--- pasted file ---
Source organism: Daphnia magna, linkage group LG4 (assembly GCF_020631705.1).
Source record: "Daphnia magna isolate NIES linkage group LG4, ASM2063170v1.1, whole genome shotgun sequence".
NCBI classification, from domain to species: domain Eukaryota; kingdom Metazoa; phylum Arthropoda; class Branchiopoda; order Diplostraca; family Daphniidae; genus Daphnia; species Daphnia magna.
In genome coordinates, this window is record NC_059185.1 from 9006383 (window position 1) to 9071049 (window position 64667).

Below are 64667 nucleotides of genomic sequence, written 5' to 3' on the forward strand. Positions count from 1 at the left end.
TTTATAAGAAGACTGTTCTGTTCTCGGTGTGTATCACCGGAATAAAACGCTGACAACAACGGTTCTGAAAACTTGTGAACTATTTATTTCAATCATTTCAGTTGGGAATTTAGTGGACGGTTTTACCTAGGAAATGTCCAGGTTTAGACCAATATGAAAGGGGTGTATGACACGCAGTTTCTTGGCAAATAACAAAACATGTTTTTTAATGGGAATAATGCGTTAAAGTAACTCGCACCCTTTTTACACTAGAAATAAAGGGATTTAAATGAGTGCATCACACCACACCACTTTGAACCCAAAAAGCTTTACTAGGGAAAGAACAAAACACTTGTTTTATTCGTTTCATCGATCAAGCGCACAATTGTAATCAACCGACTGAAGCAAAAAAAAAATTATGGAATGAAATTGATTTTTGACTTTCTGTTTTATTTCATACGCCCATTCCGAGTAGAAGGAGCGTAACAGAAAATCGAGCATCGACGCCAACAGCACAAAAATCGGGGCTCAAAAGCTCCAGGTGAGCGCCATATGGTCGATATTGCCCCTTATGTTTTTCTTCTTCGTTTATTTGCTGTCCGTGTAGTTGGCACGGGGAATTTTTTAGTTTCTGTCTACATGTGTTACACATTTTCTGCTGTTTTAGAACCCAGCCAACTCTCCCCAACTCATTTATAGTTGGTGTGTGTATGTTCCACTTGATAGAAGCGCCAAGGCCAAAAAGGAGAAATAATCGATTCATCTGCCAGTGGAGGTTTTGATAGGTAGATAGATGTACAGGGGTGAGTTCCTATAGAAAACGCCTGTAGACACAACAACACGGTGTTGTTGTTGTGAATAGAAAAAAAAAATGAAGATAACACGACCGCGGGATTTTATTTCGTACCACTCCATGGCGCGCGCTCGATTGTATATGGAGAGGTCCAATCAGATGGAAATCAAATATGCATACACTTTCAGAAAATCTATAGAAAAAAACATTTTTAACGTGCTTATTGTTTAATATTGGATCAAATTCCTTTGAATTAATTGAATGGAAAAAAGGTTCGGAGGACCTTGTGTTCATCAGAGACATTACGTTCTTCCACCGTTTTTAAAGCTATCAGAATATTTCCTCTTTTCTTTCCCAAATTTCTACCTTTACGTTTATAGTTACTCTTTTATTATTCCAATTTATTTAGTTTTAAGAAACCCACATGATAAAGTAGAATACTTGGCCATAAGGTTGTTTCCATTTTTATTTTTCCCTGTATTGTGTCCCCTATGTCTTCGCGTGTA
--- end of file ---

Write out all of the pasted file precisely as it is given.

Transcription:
Source organism: Daphnia magna, linkage group LG4 (assembly GCF_020631705.1).
Source record: "Daphnia magna isolate NIES linkage group LG4, ASM2063170v1.1, whole genome shotgun sequence".
NCBI classification, from domain to species: domain Eukaryota; kingdom Metazoa; phylum Arthropoda; class Branchiopoda; order Diplostraca; family Daphniidae; genus Daphnia; species Daphnia magna.
In genome coordinates, this window is record NC_059185.1 from 9006383 (window position 1) to 9071049 (window position 64667).

Below are 64667 nucleotides of genomic sequence, written 5' to 3' on the forward strand. Positions count from 1 at the left end.
TTTATAAGAAGACTGTTCTGTTCTCGGTGTGTATCACCGGAATAAAACGCTGACAACAACGGTTCTGAAAACTTGTGAACTATTTATTTCAATCATTTCAGTTGGGAATTTAGTGGACGGTTTTACCTAGGAAATGTCCAGGTTTAGACCAATATGAAAGGGGTGTATGACACGCAGTTTCTTGGCAAATAACAAAACATGTTTTTTAATGGGAATAATGCGTTAAAGTAACTCGCACCCTTTTTACACTAGAAATAAAGGGATTTAAATGAGTGCATCACACCACACCACTTTGAACCCAAAAAGCTTTACTAGGGAAAGAACAAAACACTTGTTTTATTCGTTTCATCGATCAAGCGCACAATTGTAATCAACCGACTGAAGCAAAAAAAAAATTATGGAATGAAATTGATTTTTGACTTTCTGTTTTATTTCATACGCCCATTCCGAGTAGAAGGAGCGTAACAGAAAATCGAGCATCGACGCCAACAGCACAAAAATCGGGGCTCAAAAGCTCCAGGTGAGCGCCATATGGTCGATATTGCCCCTTATGTTTTTCTTCTTCGTTTATTTGCTGTCCGTGTAGTTGGCACGGGGAATTTTTTAGTTTCTGTCTACATGTGTTACACATTTTCTGCTGTTTTAGAACCCAGCCAACTCTCCCCAACTCATTTATAGTTGGTGTGTGTATGTTCCACTTGATAGAAGCGCCAAGGCCAAAAAGGAGAAATAATCGATTCATCTGCCAGTGGAGGTTTTGATAGGTAGATAGATGTACAGGGGTGAGTTCCTATAGAAAACGCCTGTAGACACAACAACACGGTGTTGTTGTTGTGAATAGAAAAAAAAAATGAAGATAACACGACCGCGGGATTTTATTTCGTACCACTCCATGGCGCGCGCTCGATTGTATATGGAGAGGTCCAATCAGATGGAAATCAAATATGCATACACTTTCAGAAAATCTATAGAAAAAAACATTTTTAACGTGCTTATTGTTTAATATTGGATCAAATTCCTTTGAATTAATTGAATGGAAAAAAGGTTCGGAGGACCTTGTGTTCATCAGAGACATTACGTTCTTCCACCGTTTTTAAAGCTATCAGAATATTTCCTCTTTTCTTTCCCAAATTTCTACCTTTACGTTTATAGTTACTCTTTTATTATTCCAATTTATTTAGTTTTAAGAAACCCACATGATAAAGTAGAATACTTGGCCATAAGGTTGTTTCCATTTTTATTTTTCCCTGTATTGTGTCCCCTATGTCTTCGCGTGTA